Susan Dennis (susandennis) wrote,
Susan Dennis

A much better way

In the olden days, when you wanted to sew something, you generally went to the fabric store and sat down at this big long desk and poured over pattern books until you found the one you wanted.

The patterns were made out of tissue paper and folded up into envelopes. I always used to iron mine flat and then lay them on top of the fabric and stick pins through the paper and the fabric to hold it down and then cut along the lines designated for my size. Then you folded the pattern back up and stuffed it, usually only partially successfully, back into the envelope until the next time you wanted to make the same thing.

Excellent care enabled you to use one pattern maybe 3 or 4 times before it disintegrated from folding and unfolding and pin holes.

Cut to today... Now I download the PDF and select that layer that is my size and so am able to ONLY print the size I want which is significant right there. Regular copy paper works but now I'm using a heavier 32lb paper which works way better. Then I tape the pattern pieces that are bigger than 8.5x11 and cut them out.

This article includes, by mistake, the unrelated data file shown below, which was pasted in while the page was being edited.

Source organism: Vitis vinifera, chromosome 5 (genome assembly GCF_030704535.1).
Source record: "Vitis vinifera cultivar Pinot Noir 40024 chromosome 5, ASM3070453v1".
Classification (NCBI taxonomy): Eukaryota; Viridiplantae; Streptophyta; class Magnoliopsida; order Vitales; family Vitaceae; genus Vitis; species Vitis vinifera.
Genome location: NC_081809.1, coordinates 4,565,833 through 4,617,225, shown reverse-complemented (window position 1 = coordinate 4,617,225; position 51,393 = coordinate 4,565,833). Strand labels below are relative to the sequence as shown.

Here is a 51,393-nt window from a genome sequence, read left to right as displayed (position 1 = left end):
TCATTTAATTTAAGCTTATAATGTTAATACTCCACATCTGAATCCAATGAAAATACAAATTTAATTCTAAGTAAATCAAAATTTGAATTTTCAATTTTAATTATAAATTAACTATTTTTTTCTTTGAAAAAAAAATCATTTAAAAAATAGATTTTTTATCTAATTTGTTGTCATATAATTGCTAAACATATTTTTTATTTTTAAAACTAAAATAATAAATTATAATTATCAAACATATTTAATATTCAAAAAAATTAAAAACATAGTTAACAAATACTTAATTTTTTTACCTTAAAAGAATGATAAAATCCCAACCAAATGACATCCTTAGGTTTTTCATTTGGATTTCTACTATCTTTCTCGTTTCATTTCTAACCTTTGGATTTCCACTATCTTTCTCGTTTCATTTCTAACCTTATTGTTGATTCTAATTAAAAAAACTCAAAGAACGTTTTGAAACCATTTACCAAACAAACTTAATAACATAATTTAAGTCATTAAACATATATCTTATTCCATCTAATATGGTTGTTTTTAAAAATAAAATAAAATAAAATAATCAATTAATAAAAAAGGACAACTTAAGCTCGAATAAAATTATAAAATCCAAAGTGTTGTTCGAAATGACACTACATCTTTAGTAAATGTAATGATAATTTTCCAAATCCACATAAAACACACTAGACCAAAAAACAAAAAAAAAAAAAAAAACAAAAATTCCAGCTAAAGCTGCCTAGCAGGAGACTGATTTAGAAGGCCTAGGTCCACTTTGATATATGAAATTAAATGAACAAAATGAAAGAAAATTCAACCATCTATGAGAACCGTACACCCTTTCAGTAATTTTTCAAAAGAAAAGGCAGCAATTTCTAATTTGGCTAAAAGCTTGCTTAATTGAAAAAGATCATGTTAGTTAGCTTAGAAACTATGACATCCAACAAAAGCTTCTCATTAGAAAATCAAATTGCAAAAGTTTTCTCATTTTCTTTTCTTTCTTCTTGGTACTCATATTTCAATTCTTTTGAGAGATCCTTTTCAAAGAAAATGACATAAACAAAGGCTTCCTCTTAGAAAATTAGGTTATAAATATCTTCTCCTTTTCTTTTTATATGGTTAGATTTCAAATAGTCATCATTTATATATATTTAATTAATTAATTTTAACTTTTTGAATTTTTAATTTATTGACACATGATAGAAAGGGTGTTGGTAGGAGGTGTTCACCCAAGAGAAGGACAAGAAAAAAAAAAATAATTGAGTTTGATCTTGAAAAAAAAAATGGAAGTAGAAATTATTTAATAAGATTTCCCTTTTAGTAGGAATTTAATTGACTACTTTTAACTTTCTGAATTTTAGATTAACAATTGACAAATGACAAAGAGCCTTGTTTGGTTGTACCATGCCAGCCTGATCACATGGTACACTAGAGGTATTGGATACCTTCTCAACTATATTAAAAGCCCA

I lay out the fabric and lay the pattern pieces on top. I anchor them down NOT with pins but with weights (in my case the biggest washers I could find at Home Depot) and I draw around the pattern pieces with a felt pen who's ink disappears the minute it's hit with heat, like an iron. Once the pattern is removed, I cut out the fabric on the lines I made with the magic pen.

So so so much better. Today I made a shirt out of one of the Goodwill sheets. Its base is my regular raglan sleeved tshirt but with a gathered back that I saw at the baseball game the other day. Worked out perfectly! And the pattern was not at all harmed in the process.

Very cool to make clothes like I did when I learned to sew more than 50 years ago but make them so much better and easier and more efficiently using today's tools.
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